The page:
Owen Samuels, MD, director of Emory University Hospital’s neuroscience critical care unit, reiterates that patient families are now recognized as central to the healing process and their presence can even reduce a patient’s length of stay. He says that in a neurology ICU, where the average length of stay is 13 days, but is often many, many more, this can be especially beneficial.

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A healthy discussion on American medical innovation

Kenneth Thorpe, PhD

Researchers and medical experts will be meeting Wednesday morning, Jan. 12 in Washington, DC, at a symposium on “Medical Innovation at the Crossroads: Choosing the Path Ahead.” Emory University’s Kenneth Thorpe, PhD, chair of the Department of Health Policy & Management, Rollins School of Public Health, and other health care experts, commentators and journalists, will discuss the most effective federal policy strategies for U.S. medical innovation aimed at job creation, economic recovery and health security.

The symposium is sponsored by the Council for American Medical Innovation.

For more information, view the council’s recent video on medical innovation.

Not long ago, polio, a crippling and dreaded disease, seemed unstoppable. But thanks to innovative medical research, the disease met its match in a vaccine developed in the early 1950s by American scientists. Today America and the world still face diseases that cripple and kill.  But with ongoing innovations in medicine and science, diseases such as diabetes and HIV/AIDs may one day meet their match, too.

On a related note, Thorpe, who regularly blogs for the Huffington Post, has written a new article, “Medical Advancements: Who Is Leading the World?”

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Emory University Hospital Midtown rings in New Year with new babies

Elijah Jacobs Westbrook and mom, LaSonta Westbrook

Twins Sidney and Taylor Mency and mom Jazmin Mency

Emory University Hospital Midtown (EUHM) rang in 2011 with some new bundles of joy. The hospital’s first baby of the New Year was born at 1:35 am. Little Elijah Jacobs Westbrook made his surprise appearance about six weeks early, says his mother, LaSonta Westbrook. The 4 lb., 6 oz. little boy was quickly greeted by his three big sisters, who enjoyed seeing him through the nursery window. As the first boy in the family, Westbrook says Elijah can expect lots of “mothering” from his sisters.

A little more than an hour later, EUHM welcomed its first set of twins in 2011. At 2:49 a.m. and 2:58 a.m., twin girls Sidney and Taylor Mency were born. Also a little early, mom Jazmin Mency says the gift of her girls is a wonderful way to begin the New Year.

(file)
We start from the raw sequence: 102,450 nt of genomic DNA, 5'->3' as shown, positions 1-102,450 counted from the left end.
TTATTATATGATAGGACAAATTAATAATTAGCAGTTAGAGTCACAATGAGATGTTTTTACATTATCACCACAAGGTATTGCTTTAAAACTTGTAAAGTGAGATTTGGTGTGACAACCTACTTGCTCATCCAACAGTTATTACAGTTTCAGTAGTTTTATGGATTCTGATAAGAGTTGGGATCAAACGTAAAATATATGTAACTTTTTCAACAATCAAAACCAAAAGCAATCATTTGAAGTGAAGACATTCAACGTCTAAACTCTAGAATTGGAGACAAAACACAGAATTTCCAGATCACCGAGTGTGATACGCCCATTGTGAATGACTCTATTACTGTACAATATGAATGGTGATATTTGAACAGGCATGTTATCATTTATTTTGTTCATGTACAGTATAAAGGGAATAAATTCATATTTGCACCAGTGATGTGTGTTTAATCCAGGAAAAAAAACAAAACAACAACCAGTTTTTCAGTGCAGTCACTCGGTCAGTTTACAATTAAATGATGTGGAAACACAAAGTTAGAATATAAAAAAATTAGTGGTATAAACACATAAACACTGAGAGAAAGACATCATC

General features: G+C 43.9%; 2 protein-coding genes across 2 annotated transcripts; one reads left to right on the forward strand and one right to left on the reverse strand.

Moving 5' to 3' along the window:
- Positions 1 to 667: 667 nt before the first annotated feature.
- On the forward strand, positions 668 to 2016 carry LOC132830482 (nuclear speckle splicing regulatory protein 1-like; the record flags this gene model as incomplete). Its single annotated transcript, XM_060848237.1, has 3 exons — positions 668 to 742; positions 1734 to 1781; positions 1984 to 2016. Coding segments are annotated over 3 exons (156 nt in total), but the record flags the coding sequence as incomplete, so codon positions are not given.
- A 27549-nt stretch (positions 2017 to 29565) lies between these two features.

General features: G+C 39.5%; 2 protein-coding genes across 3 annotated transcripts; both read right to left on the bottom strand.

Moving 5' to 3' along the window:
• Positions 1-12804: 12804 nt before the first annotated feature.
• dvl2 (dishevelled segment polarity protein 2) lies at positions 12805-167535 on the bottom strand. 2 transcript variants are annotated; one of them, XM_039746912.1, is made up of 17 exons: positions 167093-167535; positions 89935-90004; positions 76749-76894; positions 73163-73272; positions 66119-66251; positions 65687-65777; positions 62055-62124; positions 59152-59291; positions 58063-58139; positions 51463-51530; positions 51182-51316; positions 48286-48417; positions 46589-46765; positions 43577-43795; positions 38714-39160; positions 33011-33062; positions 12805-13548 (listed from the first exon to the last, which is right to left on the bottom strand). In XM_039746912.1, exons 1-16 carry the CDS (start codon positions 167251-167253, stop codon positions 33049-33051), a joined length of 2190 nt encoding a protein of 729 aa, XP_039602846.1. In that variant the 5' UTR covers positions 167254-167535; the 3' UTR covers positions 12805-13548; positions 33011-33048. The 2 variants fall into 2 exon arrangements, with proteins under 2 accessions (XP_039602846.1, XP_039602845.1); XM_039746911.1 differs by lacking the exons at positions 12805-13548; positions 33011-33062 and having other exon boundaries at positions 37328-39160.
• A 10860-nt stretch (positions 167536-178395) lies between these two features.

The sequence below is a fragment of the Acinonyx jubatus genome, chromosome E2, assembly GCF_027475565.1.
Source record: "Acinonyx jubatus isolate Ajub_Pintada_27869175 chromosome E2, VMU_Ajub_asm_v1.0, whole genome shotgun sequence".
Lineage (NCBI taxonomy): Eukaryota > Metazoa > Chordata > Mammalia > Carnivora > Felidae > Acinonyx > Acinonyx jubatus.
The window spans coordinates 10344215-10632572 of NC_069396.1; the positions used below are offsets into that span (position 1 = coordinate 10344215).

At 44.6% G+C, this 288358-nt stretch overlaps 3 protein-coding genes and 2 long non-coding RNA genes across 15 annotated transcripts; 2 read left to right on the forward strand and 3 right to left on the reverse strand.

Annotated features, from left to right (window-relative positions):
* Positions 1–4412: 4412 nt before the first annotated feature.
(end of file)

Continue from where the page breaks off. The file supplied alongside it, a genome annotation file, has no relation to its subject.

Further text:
The hospital ended up delivering 14 babies on January 1, 2011 (including the three mentioned), a busy way to kick off the New Year.

Emory University Hospital Midtown features a comprehensive maternity center that combines all maternity services on one floor, including labor and delivery, mother-baby suites and general and special care nurseries. Its design reflects the hospital’s unique philosophy of developmentally supportive care, encouraging family involvement and ensuring optimal infant development.

EUHM opened the first neonatal intensive care unit (NICU) in the Southeast in 1981, and currently, it serves as the Emory Regional Perinatal Center, one of five centers in the South designated to care for high-risk infants. With a Level III-designated NICU, the hospital’s skilled neonatal nursery staff has the expertise and technology to care for and treat almost any medical or surgical complication in sick and premature infants.

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Transplant nursing pioneer revisits Emory Transplant Center, 45 years later

Millie Elliott

Nearly 45 years after she cared for Georgia’s first organ transplant recipient, Millie Elliott, 84, visited the Emory Transplant Center outpatient transplant clinic to see how things have changed since her time at Emory. Elliott, who was Millie Burns at the time, worked at Emory University Hospital first as an obstetrics nurse, then as head nurse of an NIH-sponsored clinical research unit at Emory from 1961 to 1967. She served as a dialysis nurse on that unit and may have been the Southeast’s first renal transplant coordinator.

During her recent visit to Emory, this former Cadet Nurse Corps nurse and World War II veteran regaled the transplant center staff and kidney transplant program director Thomas Pearson, MD, PhD, with her stories about the first transplant at Emory. Elliott recalled spending a lot of time researching medical sources to prepare herself and her nurses for that remarkable day. The first transplant patient was a 16-year -old boy with renal failure who received a donor kidney from his father.